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U.S. says N.K. ballistic missile launches unacceptable

All News 07:15 January 02, 2017

By Chang Jae-soon

WASHINGTON, Jan. 1 (Yonhap) -- The United States said Sunday that North Korea's ballistic missile launches are unacceptable and vowed to show Pyongyang consequences in the event of such firings after North Korean leader Kim Jong-un strongly hinted the country is close to test-firing a long-range missile.

Kim said in his New Year's Day address that the communist nation has reached the final stage of preparations to test-fire an intercontinental ballistic missile (ICBM) in a veiled threat that it's about to develop a nuclear missile capable of reaching the U.S.

In response, the State Department said that any launches by the North using ballistic missile technology are explicitly banned under multiple U.N. Security Council resolutions.

"We call on all states to use every available channel and means of influence to make clear to the DPRK and its enablers that launches using ballistic missile technology are unacceptable, and take steps to show there are consequences to the DPRK's unlawful conduct," spokeswoman Anna Richey-Allen told Yonhap News Agency.

"We call on the DPRK to refrain from provocative actions and inflammatory rhetoric that threaten international peace and stability, and to make the strategic choice to fulfill its international obligations and commitments and return to serious talks," she said.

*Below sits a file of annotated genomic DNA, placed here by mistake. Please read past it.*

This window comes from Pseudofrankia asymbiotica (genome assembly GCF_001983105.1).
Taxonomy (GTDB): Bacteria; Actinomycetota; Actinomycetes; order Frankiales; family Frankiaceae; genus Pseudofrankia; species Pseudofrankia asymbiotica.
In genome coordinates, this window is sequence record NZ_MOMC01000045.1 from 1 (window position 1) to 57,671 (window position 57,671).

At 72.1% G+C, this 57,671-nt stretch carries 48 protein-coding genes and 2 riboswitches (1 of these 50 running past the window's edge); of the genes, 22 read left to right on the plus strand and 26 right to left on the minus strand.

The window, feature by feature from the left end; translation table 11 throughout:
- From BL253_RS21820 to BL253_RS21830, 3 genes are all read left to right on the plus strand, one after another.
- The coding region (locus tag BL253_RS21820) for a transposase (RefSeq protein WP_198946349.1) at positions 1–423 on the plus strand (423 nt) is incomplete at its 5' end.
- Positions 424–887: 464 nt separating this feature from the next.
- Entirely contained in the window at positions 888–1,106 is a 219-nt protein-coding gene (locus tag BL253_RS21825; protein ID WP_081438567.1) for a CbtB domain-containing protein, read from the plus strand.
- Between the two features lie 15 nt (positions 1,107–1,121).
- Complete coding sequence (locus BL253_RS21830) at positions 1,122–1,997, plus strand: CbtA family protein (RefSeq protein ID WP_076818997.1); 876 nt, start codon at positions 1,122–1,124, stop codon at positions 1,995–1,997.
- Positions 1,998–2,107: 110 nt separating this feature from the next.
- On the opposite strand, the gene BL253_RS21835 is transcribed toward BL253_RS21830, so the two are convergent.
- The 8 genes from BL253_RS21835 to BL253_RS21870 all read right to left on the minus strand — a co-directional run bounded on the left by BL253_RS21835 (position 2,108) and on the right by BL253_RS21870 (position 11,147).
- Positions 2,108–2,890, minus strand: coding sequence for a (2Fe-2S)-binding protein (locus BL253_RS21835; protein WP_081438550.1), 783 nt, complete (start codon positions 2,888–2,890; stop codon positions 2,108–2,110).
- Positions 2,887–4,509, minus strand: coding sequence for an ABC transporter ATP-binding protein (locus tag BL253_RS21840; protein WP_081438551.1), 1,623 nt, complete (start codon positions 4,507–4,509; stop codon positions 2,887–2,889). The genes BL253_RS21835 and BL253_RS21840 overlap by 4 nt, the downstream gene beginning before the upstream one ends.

U.S. says N.K. ballistic missile launches unacceptable - 1

U.S. experts have warned that the communist nation could undertake provocations around the time when incoming U.S. President Donald Trump takes office on Jan. 20, noting Pyongyang has a record of staging provocations around U.S. elections and transition periods.

Pyongyang is known to be developing a road-mobile ICBM, known as the KN-08, which is believed to have a range of more than 13,000 kilometers and could be capable of flying as far as the U.S. mainland. But the North has never conducted an actual test of that missile.

Experts said that North Korea will focus on advancing its nuclear and missile capability in the new year, raising the possibility that it engages in more powerful provocations around its key anniversaries in the first half, including Kim's Jan. 8 birthday.

The KN-08 missile has been considered a key concern for the U.S., as the missile can be fired from mobile launchers and is harder to monitor. The U.S. has steadily strengthened its missile defense system to guard against such threats.

In October, U.S. Director of National Intelligence James Clapper said, referring to the KN-08, that the North is believed to be capable of launching "a missile that has a weapon on it that potentially could reach parts of the United States, certainly including Alaska and Hawaii."

The North has advanced ballistic missile technologies, and succeeded in putting satellites into orbit aboard long-range rockets twice, first in 2012 and again in February last year. Experts say long-range rockets and ICBMs are basically the same with differences only in payloads.

Pyongyang has also conducted five nuclear tests, including two last year.

Experts have warned that it is only a matter of time until the North develops nuclear-tipped missiles.


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